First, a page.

But the reading from John is not only about decay, it is about the love of God revealed in the midst of death and sadness.

The story is of a certain man who was ill and died. This man is Jesus’ friend Lazarus, the brother of Mary and Martha. Jesus does not go right away, but when he does it is an act of love as it comes at great risk to his personal safety, an act of love into which Jesus calls his disciples to follow. Thomas understands what is going on when he replies, “Come along. We might as well die with him.”

When Jesus and the disciples get there it turns out that they are too late, Lazarus has died. There are honest conversations about why Jesus did not hurry, and some say, “Could not he who opened the eyes of the blind man have kept this man from dying?”

This is a text often read at funerals, for Jesus’ exchange with Martha, where he says, “I am the resurrection and the life. Those who believe in me, even though they die, will live, and everyone who lives and believes in me will never die. Do you believe this?” but also for Jesus deep sorrow at the death of his friend. And usually we see Jesus’ grief as a sign of his humanity. He weeps like we weep. He is with us in our grief.

And yet there is more going on here. The Orthodox theologian Alexander Schmemann reminds us that Jesus’ tears are not simply human tears but as Jesus is both human and divine, “… His very tears are Divine. Jesus weeps because He contemplates the triumph of death and destruction in the world created by God.”

Jesus weeps for Lazarus. Jesus weeps for his own death, but first of all Jesus weeps for the world.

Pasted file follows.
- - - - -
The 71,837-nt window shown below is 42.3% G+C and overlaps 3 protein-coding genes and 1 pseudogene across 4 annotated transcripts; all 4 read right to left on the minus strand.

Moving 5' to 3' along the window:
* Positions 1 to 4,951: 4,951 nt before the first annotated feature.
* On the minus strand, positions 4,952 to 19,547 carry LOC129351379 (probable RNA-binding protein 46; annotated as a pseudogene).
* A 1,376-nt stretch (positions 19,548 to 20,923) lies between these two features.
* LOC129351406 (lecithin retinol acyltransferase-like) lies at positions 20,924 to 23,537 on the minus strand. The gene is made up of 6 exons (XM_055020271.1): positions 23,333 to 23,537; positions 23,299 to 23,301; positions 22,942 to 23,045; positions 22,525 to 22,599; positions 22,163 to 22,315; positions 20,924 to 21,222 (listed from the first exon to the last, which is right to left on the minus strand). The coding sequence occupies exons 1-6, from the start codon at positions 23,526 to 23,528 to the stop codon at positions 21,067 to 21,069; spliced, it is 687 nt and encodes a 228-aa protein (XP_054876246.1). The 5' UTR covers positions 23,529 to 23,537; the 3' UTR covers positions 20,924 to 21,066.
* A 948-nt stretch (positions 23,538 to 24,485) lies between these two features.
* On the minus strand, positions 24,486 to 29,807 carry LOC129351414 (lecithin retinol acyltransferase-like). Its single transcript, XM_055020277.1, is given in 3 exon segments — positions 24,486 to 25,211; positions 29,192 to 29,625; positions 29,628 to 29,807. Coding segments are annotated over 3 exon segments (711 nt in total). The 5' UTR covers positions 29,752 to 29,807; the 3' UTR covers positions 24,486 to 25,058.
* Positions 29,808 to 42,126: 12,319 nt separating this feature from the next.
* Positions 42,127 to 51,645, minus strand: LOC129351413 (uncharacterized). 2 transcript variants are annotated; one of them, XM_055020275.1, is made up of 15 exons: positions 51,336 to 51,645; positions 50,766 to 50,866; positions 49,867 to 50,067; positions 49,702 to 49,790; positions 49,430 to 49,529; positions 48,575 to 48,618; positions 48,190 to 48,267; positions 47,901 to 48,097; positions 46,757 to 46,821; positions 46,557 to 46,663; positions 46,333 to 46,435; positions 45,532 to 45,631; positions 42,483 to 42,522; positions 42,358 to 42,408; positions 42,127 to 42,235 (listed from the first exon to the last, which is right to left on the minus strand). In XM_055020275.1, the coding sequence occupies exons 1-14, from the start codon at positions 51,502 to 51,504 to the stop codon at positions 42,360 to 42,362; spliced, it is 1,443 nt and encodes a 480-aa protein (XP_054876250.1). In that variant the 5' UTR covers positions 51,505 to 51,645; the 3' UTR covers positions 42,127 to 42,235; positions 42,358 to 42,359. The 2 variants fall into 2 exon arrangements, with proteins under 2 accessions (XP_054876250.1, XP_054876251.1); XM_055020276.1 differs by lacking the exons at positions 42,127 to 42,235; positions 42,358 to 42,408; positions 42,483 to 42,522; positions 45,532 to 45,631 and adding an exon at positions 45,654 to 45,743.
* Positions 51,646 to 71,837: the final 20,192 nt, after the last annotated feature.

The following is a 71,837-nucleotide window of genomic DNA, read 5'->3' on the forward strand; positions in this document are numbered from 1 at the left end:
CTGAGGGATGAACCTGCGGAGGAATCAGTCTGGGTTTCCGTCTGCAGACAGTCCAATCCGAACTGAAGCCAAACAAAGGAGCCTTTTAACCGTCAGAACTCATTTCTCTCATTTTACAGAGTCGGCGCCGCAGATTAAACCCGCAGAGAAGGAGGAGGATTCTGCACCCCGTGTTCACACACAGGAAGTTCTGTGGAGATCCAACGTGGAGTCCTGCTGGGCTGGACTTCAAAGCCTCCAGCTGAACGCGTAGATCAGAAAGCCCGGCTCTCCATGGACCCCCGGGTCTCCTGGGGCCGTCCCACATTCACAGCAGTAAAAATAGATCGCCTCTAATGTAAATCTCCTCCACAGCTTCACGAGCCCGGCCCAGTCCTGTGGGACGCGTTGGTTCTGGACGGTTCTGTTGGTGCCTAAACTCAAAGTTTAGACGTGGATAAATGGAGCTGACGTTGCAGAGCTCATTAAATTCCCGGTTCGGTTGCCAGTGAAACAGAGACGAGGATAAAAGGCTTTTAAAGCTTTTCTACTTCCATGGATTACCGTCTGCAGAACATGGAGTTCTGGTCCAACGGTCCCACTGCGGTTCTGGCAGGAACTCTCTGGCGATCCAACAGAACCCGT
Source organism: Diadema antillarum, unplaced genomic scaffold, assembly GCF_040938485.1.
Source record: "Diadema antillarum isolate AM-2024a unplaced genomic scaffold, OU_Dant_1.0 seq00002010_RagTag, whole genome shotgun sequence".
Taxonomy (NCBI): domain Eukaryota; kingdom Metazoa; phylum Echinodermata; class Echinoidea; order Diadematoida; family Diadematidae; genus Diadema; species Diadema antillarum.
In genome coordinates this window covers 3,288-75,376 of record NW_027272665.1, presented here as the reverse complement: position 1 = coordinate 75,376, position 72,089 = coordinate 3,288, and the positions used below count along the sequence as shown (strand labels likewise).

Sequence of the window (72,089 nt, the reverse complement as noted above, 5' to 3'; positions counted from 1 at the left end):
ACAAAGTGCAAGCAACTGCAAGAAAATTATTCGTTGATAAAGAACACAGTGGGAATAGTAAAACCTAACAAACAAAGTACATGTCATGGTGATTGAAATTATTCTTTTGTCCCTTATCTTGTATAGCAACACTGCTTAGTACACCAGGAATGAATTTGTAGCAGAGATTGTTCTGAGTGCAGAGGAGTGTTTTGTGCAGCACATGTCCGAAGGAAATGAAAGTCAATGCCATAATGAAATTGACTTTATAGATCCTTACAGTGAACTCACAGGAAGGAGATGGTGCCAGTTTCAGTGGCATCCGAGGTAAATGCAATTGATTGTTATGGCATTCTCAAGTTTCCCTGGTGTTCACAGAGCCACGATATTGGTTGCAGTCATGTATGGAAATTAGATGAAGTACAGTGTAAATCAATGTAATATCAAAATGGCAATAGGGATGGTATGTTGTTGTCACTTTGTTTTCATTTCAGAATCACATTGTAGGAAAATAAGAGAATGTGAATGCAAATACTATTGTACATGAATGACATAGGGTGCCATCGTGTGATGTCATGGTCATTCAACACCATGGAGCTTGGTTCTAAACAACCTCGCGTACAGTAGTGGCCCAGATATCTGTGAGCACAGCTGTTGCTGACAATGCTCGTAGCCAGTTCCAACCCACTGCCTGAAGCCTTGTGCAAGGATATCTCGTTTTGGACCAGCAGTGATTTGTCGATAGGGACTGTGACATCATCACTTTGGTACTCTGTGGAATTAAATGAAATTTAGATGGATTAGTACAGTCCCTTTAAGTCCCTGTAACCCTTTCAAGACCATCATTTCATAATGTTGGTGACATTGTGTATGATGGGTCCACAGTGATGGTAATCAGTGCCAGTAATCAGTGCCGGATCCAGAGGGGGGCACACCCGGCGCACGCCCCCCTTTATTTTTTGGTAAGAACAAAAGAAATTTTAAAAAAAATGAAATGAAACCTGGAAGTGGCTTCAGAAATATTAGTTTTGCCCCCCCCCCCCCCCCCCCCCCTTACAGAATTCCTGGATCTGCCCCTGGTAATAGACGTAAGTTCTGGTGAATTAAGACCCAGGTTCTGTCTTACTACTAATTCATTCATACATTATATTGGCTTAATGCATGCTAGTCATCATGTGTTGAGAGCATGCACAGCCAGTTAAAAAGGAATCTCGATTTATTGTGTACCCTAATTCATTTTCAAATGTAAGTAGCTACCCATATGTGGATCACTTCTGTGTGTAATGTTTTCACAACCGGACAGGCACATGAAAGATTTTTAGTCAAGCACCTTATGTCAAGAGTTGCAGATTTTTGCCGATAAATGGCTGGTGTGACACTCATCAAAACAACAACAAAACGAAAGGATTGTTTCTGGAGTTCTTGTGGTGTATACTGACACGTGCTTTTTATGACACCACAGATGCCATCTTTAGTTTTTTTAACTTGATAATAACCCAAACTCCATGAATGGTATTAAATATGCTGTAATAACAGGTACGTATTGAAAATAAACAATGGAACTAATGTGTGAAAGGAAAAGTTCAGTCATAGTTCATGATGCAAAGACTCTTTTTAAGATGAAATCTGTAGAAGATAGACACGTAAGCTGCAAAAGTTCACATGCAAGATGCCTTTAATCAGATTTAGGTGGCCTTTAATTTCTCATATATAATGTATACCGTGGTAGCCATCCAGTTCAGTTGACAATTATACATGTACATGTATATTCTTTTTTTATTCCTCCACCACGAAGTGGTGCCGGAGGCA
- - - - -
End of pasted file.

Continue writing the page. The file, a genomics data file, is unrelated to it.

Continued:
And Schmemann continues, “The Cross, its necessity and universal meaning are announced in the shortest verse of the Gospel: ‘and Jesus wept’… We understand now that it is because He wept, i.e., loved His friend Lazarus, that Jesus had the power of calling him back to life. The power of Resurrection is not a divine ‘power in itself,’ but power of love, or rather love as power. God is Love and Love is life, Love creates Life…It is Love that weeps at the grave and it is Love that restores life. This is the meaning of the Divine tears of Jesus.”

It has been of great importance to me that we continue to worship in the way we can at this time. That is, that we gather for worship at the same time and as the same community, open to anyone who will join us, but carrying on worshipping the One who is the Resurrection and the Life, the Beginning and the End, who is the love of God.

It is easy for us to become de-centred and lose the ground under our feet as the world we know is shifting. And so it is doubly important to claim our identity as God’s children, God’s beloved, and God’s redeemed. Not only to be who we are called to be in our baptism into Christ, but also to be a non-anxious presence in the world, serving God as we serve our neighbour.

God’s love is revealed in Jesus. It is God’s love that created the world, that saves us, and that gives us life.


Christoph Reiners

Pastor Christoph was ordained in Vancouver in 1994 and has served congregations in Winnipeg and Abbotsford before coming to Our Saviour in the fall of 2016.